KYIV, Ukraine — Russia targeted the Ukrainian capital, Kyiv, with yet another wave of attack drones early Tuesday, killing at least one person, setting residential buildings ablaze and extending a day of terror for the city’s residents.
For the second night in a row and the 17th this month, explosions in different parts of Kyiv jolted people out of bed and sent them scurrying for cover as Moscow launched a new assault on the city of 3.6 million.
Ukraine’s Air Force said on Tuesday that air defense teams shot down 29 of 31 Iranian-made drones launched by Russia overnight, with most targeting Kyiv.
A 33-year-old woman was killed by falling debris during the attack and at least 13 people were injured, Ivan Vyhivskyi, the acting chief of the National Police, said in a statement.
While Kyiv has been attacked since the first days of the war, the pace and intensity of the assaults in May have been jarring even for civilians now used to spending long hours in bomb shelters and sleepless nights huddled in corridors.
Kyiv’s mayor, Vitali Klitschko, in an appearance on national television, captured the anger of many in the city. “If the Russians can make Kyiv a nightmare, why do the people of Moscow rest?”
Not long after Mr. Klitschko spoke, Russian officials accused Ukraine of launching a drone attack on Moscow. There was no comment from Ukraine’s military, which has maintained a policy of strategic ambiguity about strikes in Russia. But Mykhailo Podolyak, an adviser to President Volodymyr Zelensky of Ukraine, said that Kyiv was not “directly involved.”
Yulia Honcharova, a Kyiv resident, reacted to the news of the Moscow attack with a mix of anger and defiance. “I’m not among those who believes that we should bomb their residential quarters at night, but I do want them to feel what it is like to live under constant alarms like people live in Kyiv, Kharkiv, Dnipro,” she said.
Ukrainian officials have said the concentrated attacks on Kyiv are most likely aimed at wearing down air defense systems so as to make the capital more vulnerable and at exhausting civilians.
Serhiy Popko, the head of the Kyiv military administration, said that people in the city were reeling from attacks that were separated by hours, not days.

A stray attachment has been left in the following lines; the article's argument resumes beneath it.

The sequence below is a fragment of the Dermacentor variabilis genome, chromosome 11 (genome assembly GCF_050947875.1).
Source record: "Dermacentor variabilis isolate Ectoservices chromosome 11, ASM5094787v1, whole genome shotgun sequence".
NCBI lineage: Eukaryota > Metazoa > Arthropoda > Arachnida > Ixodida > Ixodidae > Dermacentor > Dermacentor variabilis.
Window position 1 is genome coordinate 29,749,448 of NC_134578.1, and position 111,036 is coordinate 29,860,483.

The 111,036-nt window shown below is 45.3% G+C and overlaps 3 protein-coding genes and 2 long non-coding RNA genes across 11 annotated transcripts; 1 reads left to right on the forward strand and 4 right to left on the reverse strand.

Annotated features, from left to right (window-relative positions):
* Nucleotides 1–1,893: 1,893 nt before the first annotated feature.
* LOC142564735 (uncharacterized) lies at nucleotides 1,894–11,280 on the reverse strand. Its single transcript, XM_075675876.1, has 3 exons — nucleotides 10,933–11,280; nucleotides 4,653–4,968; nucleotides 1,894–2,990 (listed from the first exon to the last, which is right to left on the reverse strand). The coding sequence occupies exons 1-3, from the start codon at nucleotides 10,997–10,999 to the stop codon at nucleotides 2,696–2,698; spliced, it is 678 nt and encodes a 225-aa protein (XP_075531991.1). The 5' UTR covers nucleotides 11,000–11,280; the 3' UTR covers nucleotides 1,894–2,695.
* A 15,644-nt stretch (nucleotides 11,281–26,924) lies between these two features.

“In the last 24 hours, the enemy has already carried out three attacks,” he said on Tuesday morning.
Before dawn on Tuesday, Russia targeted Kyiv with more than three dozen drones and cruise missiles fired from multiple directions to try to confuse air defense systems. Then, less than six hours later, Moscow launched a rare daytime barrage of ballistic missiles at the city, sending residents, including schoolchildren carrying their backpacks, running for cover.
The largely successful work of Ukraine’s air defense teams this month has saved scores of lives and limited the damage from the strikes.
But drones and missiles still pose a danger to civilians as debris rains down on the streets below.
“Everything that is destroyed in the sky, unfortunately, flies to the ground and brings suffering to people,” Mykola Oleschuk, commander of Ukraine’s air force, said in a statement on Tuesday morning.
Russia has stepped up attacks on Kyiv as Ukraine is gearing up for a counteroffensive.
Mr. Zelensky, in his overnight speech to the nation on Monday, said that each “terrorist attack” against the capital and other cities “brings us and the whole world to an obvious conclusion: Russia wants to follow the path of evil to the end.”
Vowing to respond to Russian aggression on the battlefield, Mr. Zelensky said his government had approved the dates for the start of the offensive operations.
“The decisions have been made,” he said.
Anna Lukinova and Nataliia Novosolova contributed reporting.